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The word 'rave' has lost all meaning

During the early '90s the word 'rave' conjured up images of the era's legendary acid house parties. 30 years on — hijacked by the tabloid press to feed search engine optimisation and commodified by marketers who use its imagery to sell products — it's become a maligned term . So what does rave mean in 2020?

During the ‘90s, the term ‘rave’ became a buzzword in the tabloid press. And it’s happened again in 2020. So much so that they write about “illegal raves”, even if it’s just people chilling with some speakers and a few cans of beer. 

To understand why, you have to look at their digital strategy; the term ‘rave’ ranks higher as a searchable keyword phrase than ‘gathering’ or ‘unlicensed event’. It will appear higher in Google’s omnipotent rankings meaning more people will read and more advertising revenue will therefore be generated. 

The result? Everything becomes a ‘rave’. Let’s take the Daily Mail, for instance: In recent weeks, their editorial team have insisted on crowbarring the keyword ‘rave’ into titles about some trouble at a barbeque on a beach (which they described as a “beach cookout rave”), a BLM protest and people dancing in a kebab shop.

This orgy of search engine optimisation has morphed the meaning of the word. The phenomenon is compounded by marketers who have used the term to sell products; from t-shirts to kaleidoscopes to chewing gum and everything in between. Over the past three decades, the term ‘rave’ has been repurposed, repackaged and resold over and over. So much so, that it’s lost all meaning.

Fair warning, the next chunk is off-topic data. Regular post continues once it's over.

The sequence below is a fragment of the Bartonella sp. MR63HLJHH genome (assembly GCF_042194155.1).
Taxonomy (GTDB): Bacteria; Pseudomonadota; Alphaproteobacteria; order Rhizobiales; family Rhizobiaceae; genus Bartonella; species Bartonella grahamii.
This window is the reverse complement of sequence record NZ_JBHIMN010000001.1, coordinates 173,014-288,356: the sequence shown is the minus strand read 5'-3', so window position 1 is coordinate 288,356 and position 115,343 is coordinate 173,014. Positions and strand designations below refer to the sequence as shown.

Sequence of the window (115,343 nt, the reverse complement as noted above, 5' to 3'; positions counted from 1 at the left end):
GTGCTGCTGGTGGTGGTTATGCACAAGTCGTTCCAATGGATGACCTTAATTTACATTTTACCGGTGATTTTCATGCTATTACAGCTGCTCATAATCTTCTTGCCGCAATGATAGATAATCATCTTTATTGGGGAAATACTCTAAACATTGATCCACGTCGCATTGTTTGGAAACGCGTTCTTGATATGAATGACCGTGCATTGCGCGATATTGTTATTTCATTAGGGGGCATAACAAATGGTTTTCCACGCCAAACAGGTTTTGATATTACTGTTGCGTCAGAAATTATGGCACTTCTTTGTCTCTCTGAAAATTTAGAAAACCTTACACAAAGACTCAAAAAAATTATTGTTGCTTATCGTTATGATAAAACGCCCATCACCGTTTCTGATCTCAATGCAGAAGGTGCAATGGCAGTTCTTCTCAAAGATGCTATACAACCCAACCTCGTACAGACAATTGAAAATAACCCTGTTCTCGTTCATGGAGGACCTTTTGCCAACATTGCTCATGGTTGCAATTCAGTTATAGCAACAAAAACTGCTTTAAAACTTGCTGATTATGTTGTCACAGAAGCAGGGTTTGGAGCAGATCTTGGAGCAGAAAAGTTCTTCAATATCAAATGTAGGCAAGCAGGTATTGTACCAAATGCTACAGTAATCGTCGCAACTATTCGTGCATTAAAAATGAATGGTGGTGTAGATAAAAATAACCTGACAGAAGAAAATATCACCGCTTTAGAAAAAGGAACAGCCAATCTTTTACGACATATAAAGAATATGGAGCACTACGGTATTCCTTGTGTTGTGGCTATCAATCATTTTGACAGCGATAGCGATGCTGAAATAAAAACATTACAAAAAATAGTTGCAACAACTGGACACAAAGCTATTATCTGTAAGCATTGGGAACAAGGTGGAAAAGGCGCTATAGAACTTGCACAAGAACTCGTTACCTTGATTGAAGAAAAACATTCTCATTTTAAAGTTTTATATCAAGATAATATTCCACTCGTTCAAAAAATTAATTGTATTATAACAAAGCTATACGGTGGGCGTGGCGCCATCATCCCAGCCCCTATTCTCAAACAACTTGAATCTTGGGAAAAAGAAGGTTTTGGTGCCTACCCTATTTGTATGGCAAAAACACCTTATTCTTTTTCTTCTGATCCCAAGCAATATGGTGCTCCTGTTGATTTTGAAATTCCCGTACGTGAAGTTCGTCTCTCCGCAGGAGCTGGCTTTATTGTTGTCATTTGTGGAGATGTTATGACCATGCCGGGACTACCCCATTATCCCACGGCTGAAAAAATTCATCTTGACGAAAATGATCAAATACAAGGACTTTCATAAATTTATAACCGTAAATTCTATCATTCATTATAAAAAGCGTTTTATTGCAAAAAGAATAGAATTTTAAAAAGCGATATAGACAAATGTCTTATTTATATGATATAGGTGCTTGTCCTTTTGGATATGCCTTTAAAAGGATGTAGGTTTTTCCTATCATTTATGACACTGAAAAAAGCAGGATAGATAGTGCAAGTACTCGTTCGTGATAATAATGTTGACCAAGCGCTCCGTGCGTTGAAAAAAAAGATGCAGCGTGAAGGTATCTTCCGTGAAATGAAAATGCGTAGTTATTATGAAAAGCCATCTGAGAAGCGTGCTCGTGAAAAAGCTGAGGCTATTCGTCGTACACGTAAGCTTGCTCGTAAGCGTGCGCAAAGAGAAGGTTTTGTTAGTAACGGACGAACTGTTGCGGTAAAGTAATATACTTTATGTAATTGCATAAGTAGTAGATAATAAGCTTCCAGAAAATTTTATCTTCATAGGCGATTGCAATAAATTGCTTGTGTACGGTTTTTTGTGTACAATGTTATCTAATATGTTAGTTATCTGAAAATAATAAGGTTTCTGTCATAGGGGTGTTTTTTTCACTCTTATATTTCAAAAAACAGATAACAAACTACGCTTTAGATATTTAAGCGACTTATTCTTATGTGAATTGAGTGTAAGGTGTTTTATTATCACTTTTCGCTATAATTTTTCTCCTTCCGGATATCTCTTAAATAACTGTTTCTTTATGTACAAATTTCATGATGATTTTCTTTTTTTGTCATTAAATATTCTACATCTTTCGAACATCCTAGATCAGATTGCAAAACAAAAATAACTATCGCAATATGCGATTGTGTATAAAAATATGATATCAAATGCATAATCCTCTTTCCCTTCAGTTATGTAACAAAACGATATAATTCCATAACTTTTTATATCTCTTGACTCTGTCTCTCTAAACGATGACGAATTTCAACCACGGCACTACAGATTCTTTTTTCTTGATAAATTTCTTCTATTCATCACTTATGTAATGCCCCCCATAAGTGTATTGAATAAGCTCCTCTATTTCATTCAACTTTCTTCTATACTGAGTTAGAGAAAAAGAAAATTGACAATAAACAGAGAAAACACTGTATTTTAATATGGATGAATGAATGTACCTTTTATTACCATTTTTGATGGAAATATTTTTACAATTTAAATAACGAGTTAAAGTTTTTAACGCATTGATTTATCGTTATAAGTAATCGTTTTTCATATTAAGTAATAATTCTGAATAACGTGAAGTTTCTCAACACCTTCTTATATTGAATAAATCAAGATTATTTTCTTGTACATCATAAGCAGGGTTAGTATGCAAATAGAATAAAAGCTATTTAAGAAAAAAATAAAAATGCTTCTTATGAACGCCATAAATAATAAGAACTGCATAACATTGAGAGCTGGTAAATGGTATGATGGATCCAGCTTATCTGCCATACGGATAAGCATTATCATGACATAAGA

It's been widely reported that there has been a spike in unlicensed music events in the UK this summer. And, like the original parties of the acid house movement, all the basic elements — lights, repetitive beats and drugs — are still there in one way or another three decades on. But the term ‘rave’ has become more complex: What does the word ‘rave’ mean in 2020?

“The spirit of acid house (the freedom to be who you want to be without aggression) was as important as the music” — Terry Farley

I recently asked a French girl the question at a free party. She didn’t believe this was a ‘rave’ because it’s “just someone putting on a party”. She thinks a ‘rave’ must be political in some way. On the underground scene it seems dated, almost unfashionable to use that term. 

Dictionary.com defines a ‘rave’ as “a boisterous party” whereas the Criminal Justice and Public Order Act 1994 (Thatcher’s legal response designed to kill the acid house subculture off) ruled that a rave was a gathering of 20 people or more which involved an “amplified emission of a succession of repetitive beats played throughout the night”.

When I spoke to people from the generation who were around when the legendary acid house raves (1988-92) took place, common themes popped up. A ‘rave’, many said, was pegged to a specific moment in time when the politics, fashion and new music collided with new drugs creating a sociological atmosphere that was ripe for a fresh subculture. It was that specific snapshot in time which connotes the word ‘rave’.